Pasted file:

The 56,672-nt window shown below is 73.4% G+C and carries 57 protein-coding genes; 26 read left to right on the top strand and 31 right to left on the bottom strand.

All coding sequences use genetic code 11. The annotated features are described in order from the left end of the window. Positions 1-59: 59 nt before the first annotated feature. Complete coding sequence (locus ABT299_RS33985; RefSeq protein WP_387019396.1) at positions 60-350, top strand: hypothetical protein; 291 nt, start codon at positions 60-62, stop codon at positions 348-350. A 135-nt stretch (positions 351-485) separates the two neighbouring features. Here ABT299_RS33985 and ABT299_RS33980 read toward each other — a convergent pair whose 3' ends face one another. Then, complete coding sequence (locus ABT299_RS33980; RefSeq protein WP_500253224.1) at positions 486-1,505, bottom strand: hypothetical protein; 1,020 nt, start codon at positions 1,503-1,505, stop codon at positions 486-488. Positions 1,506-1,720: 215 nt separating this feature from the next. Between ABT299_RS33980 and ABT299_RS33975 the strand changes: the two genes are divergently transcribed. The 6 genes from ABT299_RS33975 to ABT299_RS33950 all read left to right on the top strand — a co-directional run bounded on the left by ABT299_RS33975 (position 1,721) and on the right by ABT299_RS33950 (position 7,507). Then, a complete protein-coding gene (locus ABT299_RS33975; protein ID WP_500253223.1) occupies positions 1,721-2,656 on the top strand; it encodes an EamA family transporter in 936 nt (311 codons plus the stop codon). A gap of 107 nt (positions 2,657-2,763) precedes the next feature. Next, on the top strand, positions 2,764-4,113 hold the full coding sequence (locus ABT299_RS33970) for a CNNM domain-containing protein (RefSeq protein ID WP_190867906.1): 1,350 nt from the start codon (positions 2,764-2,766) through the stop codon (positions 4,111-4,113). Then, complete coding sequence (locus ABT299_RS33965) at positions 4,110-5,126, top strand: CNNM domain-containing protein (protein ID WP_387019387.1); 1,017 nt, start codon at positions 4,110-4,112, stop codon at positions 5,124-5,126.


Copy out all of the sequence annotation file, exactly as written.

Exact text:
The 56,672-nt window shown below is 73.4% G+C and carries 57 protein-coding genes; 26 read left to right on the top strand and 31 right to left on the bottom strand.

All coding sequences use genetic code 11. The annotated features are described in order from the left end of the window. Positions 1-59: 59 nt before the first annotated feature. Complete coding sequence (locus ABT299_RS33985; RefSeq protein WP_387019396.1) at positions 60-350, top strand: hypothetical protein; 291 nt, start codon at positions 60-62, stop codon at positions 348-350. A 135-nt stretch (positions 351-485) separates the two neighbouring features. Here ABT299_RS33985 and ABT299_RS33980 read toward each other — a convergent pair whose 3' ends face one another. Then, complete coding sequence (locus ABT299_RS33980; RefSeq protein WP_500253224.1) at positions 486-1,505, bottom strand: hypothetical protein; 1,020 nt, start codon at positions 1,503-1,505, stop codon at positions 486-488. Positions 1,506-1,720: 215 nt separating this feature from the next. Between ABT299_RS33980 and ABT299_RS33975 the strand changes: the two genes are divergently transcribed. The 6 genes from ABT299_RS33975 to ABT299_RS33950 all read left to right on the top strand — a co-directional run bounded on the left by ABT299_RS33975 (position 1,721) and on the right by ABT299_RS33950 (position 7,507). Then, a complete protein-coding gene (locus ABT299_RS33975; protein ID WP_500253223.1) occupies positions 1,721-2,656 on the top strand; it encodes an EamA family transporter in 936 nt (311 codons plus the stop codon). A gap of 107 nt (positions 2,657-2,763) precedes the next feature. Next, on the top strand, positions 2,764-4,113 hold the full coding sequence (locus ABT299_RS33970) for a CNNM domain-containing protein (RefSeq protein ID WP_190867906.1): 1,350 nt from the start codon (positions 2,764-2,766) through the stop codon (positions 4,111-4,113). Then, complete coding sequence (locus ABT299_RS33965) at positions 4,110-5,126, top strand: CNNM domain-containing protein (protein ID WP_387019387.1); 1,017 nt, start codon at positions 4,110-4,112, stop codon at positions 5,124-5,126.